The number of bank branches in Europe has fallen by 21 per cent over the past 10 years with Spanish institutions leading the way, having closed more than 18,000 branches.
The decline in branches comes as the number of people working at credit institutions fell to the lowest level on record last year.
New figures from the European Banking Federation show the contraction in the banking sector continued in 2017 with the number of credit institutions in the EU falling by 5 per cent to 6,250. This was a reduction of 2,275 since 2009. The decline was led by Germany, Italy, Hungary and Austria, with the UK and Sweden showing a rise in institutions.
In Ireland, the number of credit institutions, which includes non-banks, fell to 916 from 1,048 a year earlier, and compared to a high of 1,228 in 2009.
Overall, there were 58 banks operating in the Republic at the end of 2017, according to figures supplied by the Banking and Payments Federation of Ireland for the report . These included 24 credit institutions authorised in Ireland (of which five were covered bond banks) and 34 branches of foreign banks operating locally.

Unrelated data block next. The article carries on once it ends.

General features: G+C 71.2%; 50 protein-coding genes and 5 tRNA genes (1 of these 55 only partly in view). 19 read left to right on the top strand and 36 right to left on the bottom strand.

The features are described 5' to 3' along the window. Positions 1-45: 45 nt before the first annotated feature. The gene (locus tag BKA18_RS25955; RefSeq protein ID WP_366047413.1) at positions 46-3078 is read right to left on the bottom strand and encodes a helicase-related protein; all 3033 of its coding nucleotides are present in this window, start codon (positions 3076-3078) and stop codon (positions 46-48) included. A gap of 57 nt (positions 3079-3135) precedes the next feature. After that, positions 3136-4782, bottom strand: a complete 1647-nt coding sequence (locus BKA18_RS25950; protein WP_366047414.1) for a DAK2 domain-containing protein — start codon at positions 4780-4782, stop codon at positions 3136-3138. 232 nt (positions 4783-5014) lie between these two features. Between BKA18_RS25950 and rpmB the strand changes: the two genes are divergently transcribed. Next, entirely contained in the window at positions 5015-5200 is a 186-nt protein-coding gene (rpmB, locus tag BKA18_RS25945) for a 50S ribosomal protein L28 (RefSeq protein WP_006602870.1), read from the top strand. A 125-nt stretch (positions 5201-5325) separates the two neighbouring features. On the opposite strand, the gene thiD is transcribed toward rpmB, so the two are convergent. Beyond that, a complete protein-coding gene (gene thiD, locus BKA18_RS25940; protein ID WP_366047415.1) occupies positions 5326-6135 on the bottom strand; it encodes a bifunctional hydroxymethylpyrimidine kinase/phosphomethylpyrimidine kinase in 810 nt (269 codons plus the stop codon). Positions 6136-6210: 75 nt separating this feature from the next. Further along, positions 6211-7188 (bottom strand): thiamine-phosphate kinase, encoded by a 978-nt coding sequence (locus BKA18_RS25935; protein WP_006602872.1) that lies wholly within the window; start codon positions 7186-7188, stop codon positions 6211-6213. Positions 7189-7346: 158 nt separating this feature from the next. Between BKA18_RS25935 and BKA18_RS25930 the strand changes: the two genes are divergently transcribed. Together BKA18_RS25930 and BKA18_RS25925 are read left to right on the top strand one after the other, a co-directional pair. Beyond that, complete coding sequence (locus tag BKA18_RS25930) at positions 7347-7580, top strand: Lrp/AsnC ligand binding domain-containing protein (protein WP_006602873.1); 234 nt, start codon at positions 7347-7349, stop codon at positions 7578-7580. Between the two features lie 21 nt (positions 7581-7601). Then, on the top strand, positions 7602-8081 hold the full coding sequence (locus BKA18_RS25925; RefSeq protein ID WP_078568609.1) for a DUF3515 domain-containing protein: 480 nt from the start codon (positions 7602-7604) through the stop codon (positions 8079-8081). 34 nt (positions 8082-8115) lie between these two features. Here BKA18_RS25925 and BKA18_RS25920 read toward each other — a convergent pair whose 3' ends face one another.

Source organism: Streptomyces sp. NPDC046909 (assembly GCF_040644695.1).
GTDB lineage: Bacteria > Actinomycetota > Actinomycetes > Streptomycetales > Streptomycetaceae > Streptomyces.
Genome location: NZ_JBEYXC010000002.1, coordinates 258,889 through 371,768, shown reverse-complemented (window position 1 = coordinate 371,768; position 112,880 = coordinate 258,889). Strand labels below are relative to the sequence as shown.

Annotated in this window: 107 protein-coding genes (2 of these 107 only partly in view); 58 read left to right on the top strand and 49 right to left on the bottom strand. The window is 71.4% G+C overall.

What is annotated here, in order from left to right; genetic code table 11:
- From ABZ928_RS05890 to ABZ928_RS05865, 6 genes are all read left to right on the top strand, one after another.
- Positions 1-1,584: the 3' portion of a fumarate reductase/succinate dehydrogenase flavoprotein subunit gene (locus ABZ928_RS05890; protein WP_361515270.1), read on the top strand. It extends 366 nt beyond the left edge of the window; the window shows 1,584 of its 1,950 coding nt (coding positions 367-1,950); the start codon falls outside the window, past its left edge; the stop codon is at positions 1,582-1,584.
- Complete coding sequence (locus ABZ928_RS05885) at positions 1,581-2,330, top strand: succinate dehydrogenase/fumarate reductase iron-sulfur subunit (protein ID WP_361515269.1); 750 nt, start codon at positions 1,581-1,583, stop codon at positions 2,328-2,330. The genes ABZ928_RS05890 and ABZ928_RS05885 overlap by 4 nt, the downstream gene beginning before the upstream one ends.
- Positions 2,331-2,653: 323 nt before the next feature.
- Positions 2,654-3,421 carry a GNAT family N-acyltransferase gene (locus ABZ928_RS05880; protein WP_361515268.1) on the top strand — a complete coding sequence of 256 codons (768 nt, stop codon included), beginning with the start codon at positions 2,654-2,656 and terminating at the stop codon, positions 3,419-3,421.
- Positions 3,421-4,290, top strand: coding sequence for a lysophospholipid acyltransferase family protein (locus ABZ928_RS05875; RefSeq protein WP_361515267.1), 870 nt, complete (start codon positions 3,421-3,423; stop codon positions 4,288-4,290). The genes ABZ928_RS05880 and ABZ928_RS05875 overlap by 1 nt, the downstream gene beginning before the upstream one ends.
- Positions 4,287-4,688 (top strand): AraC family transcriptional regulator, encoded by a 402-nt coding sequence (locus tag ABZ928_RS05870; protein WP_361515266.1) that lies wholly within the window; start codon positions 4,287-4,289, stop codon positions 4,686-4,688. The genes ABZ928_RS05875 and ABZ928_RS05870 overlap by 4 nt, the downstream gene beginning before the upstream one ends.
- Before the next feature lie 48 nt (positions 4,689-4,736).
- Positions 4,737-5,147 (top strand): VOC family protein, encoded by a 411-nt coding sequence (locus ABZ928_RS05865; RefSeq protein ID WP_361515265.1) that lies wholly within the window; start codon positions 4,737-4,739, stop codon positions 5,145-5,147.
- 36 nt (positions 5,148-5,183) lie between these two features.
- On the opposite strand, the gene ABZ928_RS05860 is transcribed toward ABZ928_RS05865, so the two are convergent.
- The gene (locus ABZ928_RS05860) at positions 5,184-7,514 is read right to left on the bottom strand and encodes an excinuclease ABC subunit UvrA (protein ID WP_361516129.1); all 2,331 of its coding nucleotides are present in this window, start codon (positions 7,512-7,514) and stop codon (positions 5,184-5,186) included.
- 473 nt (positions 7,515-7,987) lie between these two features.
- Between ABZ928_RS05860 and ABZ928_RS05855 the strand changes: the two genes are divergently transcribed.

While the number of banks has been relatively stable in recent years, the number of credit unions fell from 292 to 269 during 2017 as part of a consolidation in the sector.
According to the European Banking Federation, almost 50,000 bank branches have been shuttered across the EU over the past decade. The number of branches open dropped by a further 3.1 per cent or 5,900 last year to about 183,000.
The federation attributed the decline in branches to the popularity of online and mobile banking services, which are now used by 51 per cent of people in the EU, as against 29 per cent a decade ago. In the Republic, more than 160 bank branches have closed since 2008.
BPFI figures show there were 654 retail bank branches operating locally last year, down from 675 a year earlier.
“These figures reflect a broad trend in Europe as a whole of restructuring and consolidation across the branch networks of banks and other financial institutions as digital and mobile delivery channels prove increasingly popular with customers,” said Felix O’Regan, director of public affairs at BPFI.
Meanwhile, the number of people working for banks across the EU last year fell to its lowest level since the ECB started recording data in 1997.
Some 2.74 million people were employed by credit institutions in the EU at the end of 2017, compared to 2.78 million a year earlier, and 3.13 million in 2009.
Credit institutions in Ireland employed an estimated 26,300 people at the end of 2017, the BPFI said.